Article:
months, feel papery
      to the touch, and have
      started to change color
      slightly, i.e. the whites
      get tinges of pink
      or wine color, the blues
      get tinges of green or
      maroon. If you cut too
      early, the petals will
      shrivel as they dry. Cut
      when the flowers are
      mature, then you can
      arrange them immed-
      iately without even
      hanging to dry. And don't try to dry the flower heads that have but a few petals like the lacecap varieties. You'll thank me for this tip!
      (Design Ellen Spector Platt, photo© Alan & Linda Detrick)

      Wednesday, March 25, 2009


      (above, my faithful houseplant, Stapelia gigantea with fly pollinator)
      Winter seems endless in New York City, and to keep my fingernails properly dirty when I have no gardening chores, I’ve made a few wintertime propagation experiments. First I dug up, re-potted, and brought indoors the tender lavender ‘Goodwin Creek Grey’. I also took four, five-inch cuttings from the mother plant, stripped the bottoms of leaves, dipped them in a rooting hormone and stuck them in a soil-less mix. Mother and daughters stayed on my office windowsill through winter ‘08, grew and bloomed summer '08 in my rooftop garden.(above , lavender cuttings on left, lavender mother plant far right, in green bottle, Ming Aralia cutting)

      House Plant Dividend
      At the same time I took a cutting from the five foot Ming Aralia that resides in a corner of my living room. The cutting, about eight inches long, stood in a bottle of water for three months; when fully rooted I potted it in it’s own container. The baby is promised to Diane and Gary the next time they come for a visit. (She had the chutzpah to ask for it.)
      The mother plant was a cast-off, offered by a family in my building who was selling their apartment. Their realtor laid down the law. Get rid of that thing because it takes up too much space and makes the living room look minuscule. The offer was made with full disclosure; the plant looked like it was dying and maybe the building “Plant Lady” could resurrect it. I did, merely by deep watering once a week.(above, Ming Aralia mother and daughter)

      Got Spit?
      My Stapelia gigantea (Carrion Plant) was getting long and ungainly, so three weeks ago, I whacked a piece off,
      let the end heal for a week, while
      warning Ben not to throw it in the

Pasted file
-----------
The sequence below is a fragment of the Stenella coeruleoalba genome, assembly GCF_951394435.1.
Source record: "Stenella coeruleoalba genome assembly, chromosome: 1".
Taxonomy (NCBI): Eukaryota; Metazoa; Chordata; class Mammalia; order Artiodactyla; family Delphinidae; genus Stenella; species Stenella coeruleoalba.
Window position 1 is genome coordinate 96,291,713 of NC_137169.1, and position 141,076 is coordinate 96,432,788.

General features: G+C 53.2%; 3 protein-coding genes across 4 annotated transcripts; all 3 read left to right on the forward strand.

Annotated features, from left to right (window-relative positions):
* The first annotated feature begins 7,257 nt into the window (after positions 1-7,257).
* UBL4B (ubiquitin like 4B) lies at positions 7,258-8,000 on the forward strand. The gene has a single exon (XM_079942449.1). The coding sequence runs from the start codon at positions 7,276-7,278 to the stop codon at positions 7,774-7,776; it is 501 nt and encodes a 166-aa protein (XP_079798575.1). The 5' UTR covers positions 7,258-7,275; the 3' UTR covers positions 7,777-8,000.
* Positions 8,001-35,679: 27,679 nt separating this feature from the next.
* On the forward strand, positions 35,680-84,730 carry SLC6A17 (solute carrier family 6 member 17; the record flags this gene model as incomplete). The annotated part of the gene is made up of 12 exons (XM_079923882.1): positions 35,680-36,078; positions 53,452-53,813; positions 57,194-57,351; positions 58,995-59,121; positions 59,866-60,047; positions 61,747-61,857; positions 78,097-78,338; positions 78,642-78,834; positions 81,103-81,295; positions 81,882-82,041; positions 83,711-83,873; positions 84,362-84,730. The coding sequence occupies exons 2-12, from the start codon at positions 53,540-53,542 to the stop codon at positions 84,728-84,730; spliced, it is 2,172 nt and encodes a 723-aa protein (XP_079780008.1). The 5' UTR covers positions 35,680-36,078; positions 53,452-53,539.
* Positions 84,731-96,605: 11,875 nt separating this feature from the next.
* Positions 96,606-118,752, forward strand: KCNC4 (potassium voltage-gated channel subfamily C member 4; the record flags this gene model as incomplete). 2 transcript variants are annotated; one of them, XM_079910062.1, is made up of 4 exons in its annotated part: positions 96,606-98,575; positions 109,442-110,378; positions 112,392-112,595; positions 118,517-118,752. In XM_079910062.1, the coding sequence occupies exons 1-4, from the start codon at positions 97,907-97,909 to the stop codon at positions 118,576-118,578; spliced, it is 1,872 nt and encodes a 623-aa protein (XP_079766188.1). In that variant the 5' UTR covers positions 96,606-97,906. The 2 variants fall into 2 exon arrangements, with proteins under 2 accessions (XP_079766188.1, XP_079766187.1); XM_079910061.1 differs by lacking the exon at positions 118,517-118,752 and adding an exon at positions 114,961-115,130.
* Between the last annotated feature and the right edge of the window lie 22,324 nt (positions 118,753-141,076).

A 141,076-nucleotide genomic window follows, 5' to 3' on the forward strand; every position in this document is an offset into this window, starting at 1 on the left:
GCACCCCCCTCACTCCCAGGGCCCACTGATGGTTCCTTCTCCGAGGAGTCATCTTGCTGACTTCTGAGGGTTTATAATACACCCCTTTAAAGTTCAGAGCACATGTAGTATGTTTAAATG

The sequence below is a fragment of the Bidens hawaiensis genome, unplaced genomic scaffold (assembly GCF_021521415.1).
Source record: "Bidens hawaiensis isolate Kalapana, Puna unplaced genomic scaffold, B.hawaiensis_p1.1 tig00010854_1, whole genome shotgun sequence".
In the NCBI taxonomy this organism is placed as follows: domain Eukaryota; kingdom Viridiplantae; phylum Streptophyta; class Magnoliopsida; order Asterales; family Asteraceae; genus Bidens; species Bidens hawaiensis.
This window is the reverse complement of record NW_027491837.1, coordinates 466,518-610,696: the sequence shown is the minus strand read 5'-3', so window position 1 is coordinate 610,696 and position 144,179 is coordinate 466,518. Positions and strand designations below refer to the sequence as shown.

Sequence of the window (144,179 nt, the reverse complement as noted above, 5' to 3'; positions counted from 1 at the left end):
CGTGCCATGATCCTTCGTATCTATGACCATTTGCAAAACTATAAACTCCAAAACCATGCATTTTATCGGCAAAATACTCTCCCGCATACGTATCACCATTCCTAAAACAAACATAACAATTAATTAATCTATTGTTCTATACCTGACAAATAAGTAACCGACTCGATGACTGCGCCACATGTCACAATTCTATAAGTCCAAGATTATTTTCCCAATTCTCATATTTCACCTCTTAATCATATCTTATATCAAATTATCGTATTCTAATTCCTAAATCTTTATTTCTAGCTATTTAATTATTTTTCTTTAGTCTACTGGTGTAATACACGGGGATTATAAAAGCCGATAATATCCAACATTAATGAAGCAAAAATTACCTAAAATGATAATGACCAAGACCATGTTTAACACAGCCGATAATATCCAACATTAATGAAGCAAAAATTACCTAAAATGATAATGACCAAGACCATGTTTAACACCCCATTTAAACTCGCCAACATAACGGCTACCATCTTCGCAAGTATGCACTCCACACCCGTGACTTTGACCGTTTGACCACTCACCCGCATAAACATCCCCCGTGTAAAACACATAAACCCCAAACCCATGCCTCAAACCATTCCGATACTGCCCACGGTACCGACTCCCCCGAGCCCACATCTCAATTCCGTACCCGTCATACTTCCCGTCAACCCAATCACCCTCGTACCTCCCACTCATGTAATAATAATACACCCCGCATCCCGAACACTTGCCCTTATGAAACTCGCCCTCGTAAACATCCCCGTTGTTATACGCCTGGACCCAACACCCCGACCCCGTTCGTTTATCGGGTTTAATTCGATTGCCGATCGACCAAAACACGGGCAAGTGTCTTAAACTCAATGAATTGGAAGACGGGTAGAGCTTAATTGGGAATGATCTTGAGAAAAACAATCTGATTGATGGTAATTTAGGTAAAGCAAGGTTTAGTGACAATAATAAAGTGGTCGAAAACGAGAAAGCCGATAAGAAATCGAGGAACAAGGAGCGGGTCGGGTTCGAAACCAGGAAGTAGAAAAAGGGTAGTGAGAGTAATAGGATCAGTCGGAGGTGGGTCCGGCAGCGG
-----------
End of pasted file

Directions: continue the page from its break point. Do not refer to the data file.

garbage.This succulent would
      probably root perfectly well in
      potting soil without any special
      treatment, but a friend who seeks
      out heritage roses in unusual
      places swears by the rooting
      properties of saliva. She says she
      carefully puts the end of a rose
      cutting in her mouth and slathers
      it with spit before placing it in
      potting mix. Talk about organic,
      free, and ever-handy, I couldn’t
      resist the spit treatment. Since I
      don’t know the taste and health-
      fulness of the plant, I spit in my
      hand and rolled the end of the cutting in it. I’ll spare you the sight of that, but I experienced the smug feeling that comes from getting away with something. Of course there’s no control group so the fact that the cutting is doing fine is absolutely no proof of the efficacy of the spit treatment.

      A perfect project for a kid’s science experiment, does spit encourage rooting and in which plants? What enzymes or growth hormones are in saliva that would encourage rooting? Anyone out there have any knowledge or a reference? Best answer gets the cutting in a hand thrown stoneware pot; see mother plant in bud above, then in bloom below.

      Thursday, January 22, 2009


      Lavender grows in containers or in the garden (above, my Manhattan rooftop).

      It’s a tasty
      culinary herb,
      has a delight-
      ful aroma
      which some say
      reduces stress.
      One plant pro-
      duces enough
      buds for a full
      year of home baking.

      It’s excellent as a cut flower,
      both fresh and dried.(Right,
      lavender spiral topiary
      with dried larkspur, globe
      thistle, et al). Select hardy or
      tender species with flower
      power from deepest
      purple, lilac, pink and white.
      I'll be starting two new
      varieties from Garden Seeds on my
      windowsill in early March.
      Plants will probably bloom
      the first season from seed.

      Doesn’t that sound like the
      perfect plant for New York?
      Granted it needs full sun,
      but to balance that one re-
      striction, it repels deer
      should you have any on your
      balcony, fire escape, roof-
      top, or Brooklyn backyard,
      and it’s a perfect perennial
      for an organic gardener
      because it needs no spray
      and little fertilizer.

      Learn all about it in the
      NEW edition of my lavender
      book, hot off the presses,
      'Lavender:How to Grow &
      Use the Fragrant Herb', 2nd
      ed. Stackpole Books 2009.
      Purchase signed copy at my
      website or unsigned from
      your favorite bookseller.

      Visit one of the lavender fairs and festivals described in the book, a treat for both gardeners and non-gardeners who will appreciate the tastes, music and aromas of an agricultural party. No need to go to Provence to see the real thing, try the US and Canada and you’ll be amazed.

      ( above, Purple Haze Lavender Farm, Sequim WA, below, two of my favorite gardeners in a lavender patch)